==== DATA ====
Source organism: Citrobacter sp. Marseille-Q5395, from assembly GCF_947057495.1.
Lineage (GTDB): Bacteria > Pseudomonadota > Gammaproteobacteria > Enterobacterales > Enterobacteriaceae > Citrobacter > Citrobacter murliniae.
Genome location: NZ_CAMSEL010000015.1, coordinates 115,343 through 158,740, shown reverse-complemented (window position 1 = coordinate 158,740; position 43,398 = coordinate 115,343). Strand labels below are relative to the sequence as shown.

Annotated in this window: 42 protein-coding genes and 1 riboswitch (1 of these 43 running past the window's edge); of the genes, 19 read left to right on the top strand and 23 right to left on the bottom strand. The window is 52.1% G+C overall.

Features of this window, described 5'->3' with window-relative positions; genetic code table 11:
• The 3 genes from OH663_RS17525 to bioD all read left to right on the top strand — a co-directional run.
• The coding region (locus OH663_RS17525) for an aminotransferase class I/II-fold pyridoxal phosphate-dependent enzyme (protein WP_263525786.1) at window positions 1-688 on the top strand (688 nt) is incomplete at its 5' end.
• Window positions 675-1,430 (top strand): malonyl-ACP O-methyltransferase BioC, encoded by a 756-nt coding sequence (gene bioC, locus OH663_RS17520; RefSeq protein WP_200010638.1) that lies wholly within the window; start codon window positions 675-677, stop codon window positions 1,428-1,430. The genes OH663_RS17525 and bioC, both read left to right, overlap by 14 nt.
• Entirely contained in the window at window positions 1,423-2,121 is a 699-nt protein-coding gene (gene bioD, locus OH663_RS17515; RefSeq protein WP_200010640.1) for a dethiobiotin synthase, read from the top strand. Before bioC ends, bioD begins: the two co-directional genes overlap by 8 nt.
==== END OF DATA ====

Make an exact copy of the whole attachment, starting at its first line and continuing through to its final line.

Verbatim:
Source organism: Citrobacter sp. Marseille-Q5395, from assembly GCF_947057495.1.
Lineage (GTDB): Bacteria > Pseudomonadota > Gammaproteobacteria > Enterobacterales > Enterobacteriaceae > Citrobacter > Citrobacter murliniae.
Genome location: NZ_CAMSEL010000015.1, coordinates 115,343 through 158,740, shown reverse-complemented (window position 1 = coordinate 158,740; position 43,398 = coordinate 115,343). Strand labels below are relative to the sequence as shown.

Annotated in this window: 42 protein-coding genes and 1 riboswitch (1 of these 43 running past the window's edge); of the genes, 19 read left to right on the top strand and 23 right to left on the bottom strand. The window is 52.1% G+C overall.

Features of this window, described 5'->3' with window-relative positions; genetic code table 11:
• The 3 genes from OH663_RS17525 to bioD all read left to right on the top strand — a co-directional run.
• The coding region (locus OH663_RS17525) for an aminotransferase class I/II-fold pyridoxal phosphate-dependent enzyme (protein WP_263525786.1) at window positions 1-688 on the top strand (688 nt) is incomplete at its 5' end.
• Window positions 675-1,430 (top strand): malonyl-ACP O-methyltransferase BioC, encoded by a 756-nt coding sequence (gene bioC, locus OH663_RS17520; RefSeq protein WP_200010638.1) that lies wholly within the window; start codon window positions 675-677, stop codon window positions 1,428-1,430. The genes OH663_RS17525 and bioC, both read left to right, overlap by 14 nt.
• Entirely contained in the window at window positions 1,423-2,121 is a 699-nt protein-coding gene (gene bioD, locus OH663_RS17515; RefSeq protein WP_200010640.1) for a dethiobiotin synthase, read from the top strand. Before bioC ends, bioD begins: the two co-directional genes overlap by 8 nt.